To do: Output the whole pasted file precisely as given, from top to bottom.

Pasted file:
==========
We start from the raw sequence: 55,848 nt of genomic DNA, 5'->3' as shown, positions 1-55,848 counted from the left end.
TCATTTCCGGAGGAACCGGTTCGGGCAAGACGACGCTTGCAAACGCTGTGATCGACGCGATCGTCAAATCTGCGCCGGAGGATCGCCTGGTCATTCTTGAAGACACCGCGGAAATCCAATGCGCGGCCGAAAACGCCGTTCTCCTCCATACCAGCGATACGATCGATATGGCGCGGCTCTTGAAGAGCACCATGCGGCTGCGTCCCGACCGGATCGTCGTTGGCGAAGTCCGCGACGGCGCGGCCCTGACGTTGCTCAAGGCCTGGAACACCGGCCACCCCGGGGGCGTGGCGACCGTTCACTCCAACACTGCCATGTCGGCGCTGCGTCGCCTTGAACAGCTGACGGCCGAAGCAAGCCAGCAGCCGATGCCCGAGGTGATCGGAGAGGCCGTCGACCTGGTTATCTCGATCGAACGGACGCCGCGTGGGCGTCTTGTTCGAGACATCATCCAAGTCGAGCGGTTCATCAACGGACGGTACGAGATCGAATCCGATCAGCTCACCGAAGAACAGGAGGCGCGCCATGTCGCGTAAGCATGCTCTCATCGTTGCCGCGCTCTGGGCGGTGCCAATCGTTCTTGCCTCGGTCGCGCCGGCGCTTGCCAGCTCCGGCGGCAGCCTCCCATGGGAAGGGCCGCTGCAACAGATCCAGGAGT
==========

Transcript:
We start from the raw sequence: 55,848 nt of genomic DNA, 5'->3' as shown, positions 1-55,848 counted from the left end.
TCATTTCCGGAGGAACCGGTTCGGGCAAGACGACGCTTGCAAACGCTGTGATCGACGCGATCGTCAAATCTGCGCCGGAGGATCGCCTGGTCATTCTTGAAGACACCGCGGAAATCCAATGCGCGGCCGAAAACGCCGTTCTCCTCCATACCAGCGATACGATCGATATGGCGCGGCTCTTGAAGAGCACCATGCGGCTGCGTCCCGACCGGATCGTCGTTGGCGAAGTCCGCGACGGCGCGGCCCTGACGTTGCTCAAGGCCTGGAACACCGGCCACCCCGGGGGCGTGGCGACCGTTCACTCCAACACTGCCATGTCGGCGCTGCGTCGCCTTGAACAGCTGACGGCCGAAGCAAGCCAGCAGCCGATGCCCGAGGTGATCGGAGAGGCCGTCGACCTGGTTATCTCGATCGAACGGACGCCGCGTGGGCGTCTTGTTCGAGACATCATCCAAGTCGAGCGGTTCATCAACGGACGGTACGAGATCGAATCCGATCAGCTCACCGAAGAACAGGAGGCGCGCCATGTCGCGTAAGCATGCTCTCATCGTTGCCGCGCTCTGGGCGGTGCCAATCGTTCTTGCCTCGGTCGCGCCGGCGCTTGCCAGCTCCGGCGGCAGCCTCCCATGGGAAGGGCCGCTGCAACAGATCCAGGAGT